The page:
High Earners Juggle Retirement, College Funding
Their 401(k) assets crossed the $1 million mark, but could they be doing more?
This article is part of Portfolio Makeover Week.
Matt and Emma have accomplished much in their adult lives thus far.
The pair, both 40, met and built their careers at the same large technology firm: Emma is a software developer and Matt is a project manager. Their careers are rewarding, both intellectually and financially; Emma earns $170,000 and Matt $120,000. They have two children, a son, 15, and a 10-year-old daughter. The family loves to travel, and sporting events--especially college basketball--are a shared passion.
But like many in their age range, they're juggling multiple financial priorities. They've amassed a portfolio of more than $1 million in their 401(k)s, and they're also saving for college using 529 plans for each of their children. The day-to-day outlays also add up: They live in an expensive part of the country with pricey housing, and they're also sending their children to private schools. Both their mortgage and ongoing tuition payments are hefty, meaning that carving out the funds for additional savings is a challenge.
Now that their portfolio has gained critical mass, the couple said they'd like another set of eyes on their investment choices.
"We don't have a financial advisor," Matt wrote. "And anything we have done and set up has been through our own research. By no means are we an expert in anything."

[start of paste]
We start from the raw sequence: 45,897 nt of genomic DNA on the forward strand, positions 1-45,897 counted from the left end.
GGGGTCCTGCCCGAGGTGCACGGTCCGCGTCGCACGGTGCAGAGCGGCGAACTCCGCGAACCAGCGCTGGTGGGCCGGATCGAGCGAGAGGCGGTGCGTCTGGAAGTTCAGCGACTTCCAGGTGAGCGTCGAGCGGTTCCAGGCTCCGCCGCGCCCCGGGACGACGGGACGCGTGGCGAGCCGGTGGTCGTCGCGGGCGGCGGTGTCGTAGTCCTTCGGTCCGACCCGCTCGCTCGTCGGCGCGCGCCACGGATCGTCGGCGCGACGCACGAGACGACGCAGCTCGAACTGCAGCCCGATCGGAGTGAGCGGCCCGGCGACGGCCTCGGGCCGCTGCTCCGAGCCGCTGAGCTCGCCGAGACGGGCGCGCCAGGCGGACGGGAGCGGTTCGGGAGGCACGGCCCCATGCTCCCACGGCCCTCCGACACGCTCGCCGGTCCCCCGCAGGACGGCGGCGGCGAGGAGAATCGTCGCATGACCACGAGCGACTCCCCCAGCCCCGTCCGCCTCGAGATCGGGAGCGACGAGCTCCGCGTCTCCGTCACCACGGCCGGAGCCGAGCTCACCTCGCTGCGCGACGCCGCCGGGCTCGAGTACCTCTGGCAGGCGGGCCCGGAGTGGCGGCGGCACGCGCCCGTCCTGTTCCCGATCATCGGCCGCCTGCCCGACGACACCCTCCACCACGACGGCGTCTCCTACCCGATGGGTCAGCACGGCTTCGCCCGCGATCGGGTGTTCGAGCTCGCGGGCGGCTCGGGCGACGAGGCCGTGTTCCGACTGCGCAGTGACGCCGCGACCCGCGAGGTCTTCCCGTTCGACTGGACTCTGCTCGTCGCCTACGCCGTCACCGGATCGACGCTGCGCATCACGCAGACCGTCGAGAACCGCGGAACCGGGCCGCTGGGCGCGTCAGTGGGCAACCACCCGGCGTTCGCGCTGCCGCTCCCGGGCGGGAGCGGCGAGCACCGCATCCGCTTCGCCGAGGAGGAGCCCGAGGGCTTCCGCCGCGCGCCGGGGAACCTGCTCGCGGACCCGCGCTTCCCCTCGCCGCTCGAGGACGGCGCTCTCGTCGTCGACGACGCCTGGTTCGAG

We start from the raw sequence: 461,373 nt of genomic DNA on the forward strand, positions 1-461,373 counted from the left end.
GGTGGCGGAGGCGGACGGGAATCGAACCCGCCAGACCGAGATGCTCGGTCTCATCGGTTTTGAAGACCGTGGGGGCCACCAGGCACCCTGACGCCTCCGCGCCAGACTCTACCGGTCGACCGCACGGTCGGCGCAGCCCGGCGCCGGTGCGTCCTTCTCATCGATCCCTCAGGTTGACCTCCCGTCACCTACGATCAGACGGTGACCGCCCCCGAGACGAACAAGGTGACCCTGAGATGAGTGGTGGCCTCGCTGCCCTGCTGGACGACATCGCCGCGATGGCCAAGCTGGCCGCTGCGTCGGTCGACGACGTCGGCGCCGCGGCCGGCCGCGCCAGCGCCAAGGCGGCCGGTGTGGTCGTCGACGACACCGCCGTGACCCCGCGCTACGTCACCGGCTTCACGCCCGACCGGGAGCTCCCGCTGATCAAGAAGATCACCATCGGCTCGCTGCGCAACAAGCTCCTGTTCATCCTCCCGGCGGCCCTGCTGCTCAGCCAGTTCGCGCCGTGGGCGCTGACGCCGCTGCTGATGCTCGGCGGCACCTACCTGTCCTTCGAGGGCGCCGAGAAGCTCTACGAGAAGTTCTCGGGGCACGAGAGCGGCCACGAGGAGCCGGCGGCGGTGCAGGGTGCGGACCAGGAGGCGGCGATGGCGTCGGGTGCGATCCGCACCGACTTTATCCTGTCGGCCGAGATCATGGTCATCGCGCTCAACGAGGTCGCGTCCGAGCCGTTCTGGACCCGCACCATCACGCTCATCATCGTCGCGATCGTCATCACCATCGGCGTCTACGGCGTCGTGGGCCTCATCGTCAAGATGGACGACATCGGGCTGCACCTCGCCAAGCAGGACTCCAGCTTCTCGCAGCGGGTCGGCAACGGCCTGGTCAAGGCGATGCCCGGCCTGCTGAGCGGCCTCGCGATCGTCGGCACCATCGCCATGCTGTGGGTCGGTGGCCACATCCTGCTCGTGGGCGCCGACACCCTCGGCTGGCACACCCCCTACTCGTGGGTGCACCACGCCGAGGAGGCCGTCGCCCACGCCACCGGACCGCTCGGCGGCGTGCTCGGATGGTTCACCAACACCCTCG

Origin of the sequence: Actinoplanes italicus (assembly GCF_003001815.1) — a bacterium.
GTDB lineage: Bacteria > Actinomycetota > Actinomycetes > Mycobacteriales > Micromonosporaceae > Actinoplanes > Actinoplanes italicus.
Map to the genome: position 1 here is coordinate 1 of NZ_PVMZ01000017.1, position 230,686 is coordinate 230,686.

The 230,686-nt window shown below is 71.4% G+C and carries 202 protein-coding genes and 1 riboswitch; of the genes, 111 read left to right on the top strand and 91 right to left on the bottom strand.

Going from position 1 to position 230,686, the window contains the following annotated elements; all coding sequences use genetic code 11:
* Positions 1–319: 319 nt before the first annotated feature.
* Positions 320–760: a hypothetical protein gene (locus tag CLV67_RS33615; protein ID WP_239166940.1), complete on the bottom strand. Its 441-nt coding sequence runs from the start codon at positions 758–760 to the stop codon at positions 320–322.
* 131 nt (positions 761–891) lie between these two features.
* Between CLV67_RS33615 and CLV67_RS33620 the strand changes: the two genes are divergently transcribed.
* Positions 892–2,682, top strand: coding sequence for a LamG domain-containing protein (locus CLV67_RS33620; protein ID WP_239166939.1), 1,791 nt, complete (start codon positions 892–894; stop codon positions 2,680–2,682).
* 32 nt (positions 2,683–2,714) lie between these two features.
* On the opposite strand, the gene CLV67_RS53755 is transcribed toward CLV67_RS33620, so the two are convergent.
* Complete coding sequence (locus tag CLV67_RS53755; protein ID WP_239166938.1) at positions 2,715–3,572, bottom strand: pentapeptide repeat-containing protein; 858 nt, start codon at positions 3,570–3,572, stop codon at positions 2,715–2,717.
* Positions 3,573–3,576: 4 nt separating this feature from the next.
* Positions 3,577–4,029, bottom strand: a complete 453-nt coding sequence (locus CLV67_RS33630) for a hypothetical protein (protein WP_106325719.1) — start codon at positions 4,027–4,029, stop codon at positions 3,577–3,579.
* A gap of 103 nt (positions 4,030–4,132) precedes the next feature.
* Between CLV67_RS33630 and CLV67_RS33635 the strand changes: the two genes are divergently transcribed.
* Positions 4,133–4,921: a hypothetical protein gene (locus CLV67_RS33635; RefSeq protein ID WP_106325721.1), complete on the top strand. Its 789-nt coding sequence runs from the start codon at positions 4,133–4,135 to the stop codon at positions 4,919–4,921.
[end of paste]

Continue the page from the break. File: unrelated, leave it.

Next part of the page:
The pair also wonders if they should be doing more on the retirement savings front.
"Our main concern is having most of our retirement assets in the 401(k)," Matt wrote. He went on to note that as their salaries have ramped up, income limitations have shut the couple out of direct Roth IRA contributions.
Asset Allocation -- Before
Matt and Emma's 401(k) plan, which holds the bulk of their assets, is first-rate. It features more than 20 fund choices, including topflight core funds and solid diversifying options. All of the options in their plan receive Medalist ratings from Morningstar's team. Their plan is also extremely low cost: Administrative expenses are low, and the individual-fund options are generally inexpensive institutional share classes. For example, Vanguard Institutional Index Plus (VIIIX) is the cheapest of the cheap S&P 500 trackers, featuring an expense ratio of just 0.02% per year. Their portfolio's asset-weighted expense ratio is just 0.32%, versus 0.99% for a comparable portfolio of mutual funds with merely average expense ratios. Matching contributions are also generous: The couple earns a full match on contributions of up to 6% of their incomes.
Their total portfolio's asset allocation is reasonable given their ages: They hold roughly 75% of their assets in stocks and are well diversified geographically: U.S. equities represent about two thirds of their equity portfolio and foreign stocks make up the remainder. While their portfolio is fairly diversified across styles and sectors, nearly 30% of their equity assets land in the large-growth square of the style box. (A 23% weighting would be "neutral" relative to the total U.S. market capitalization.)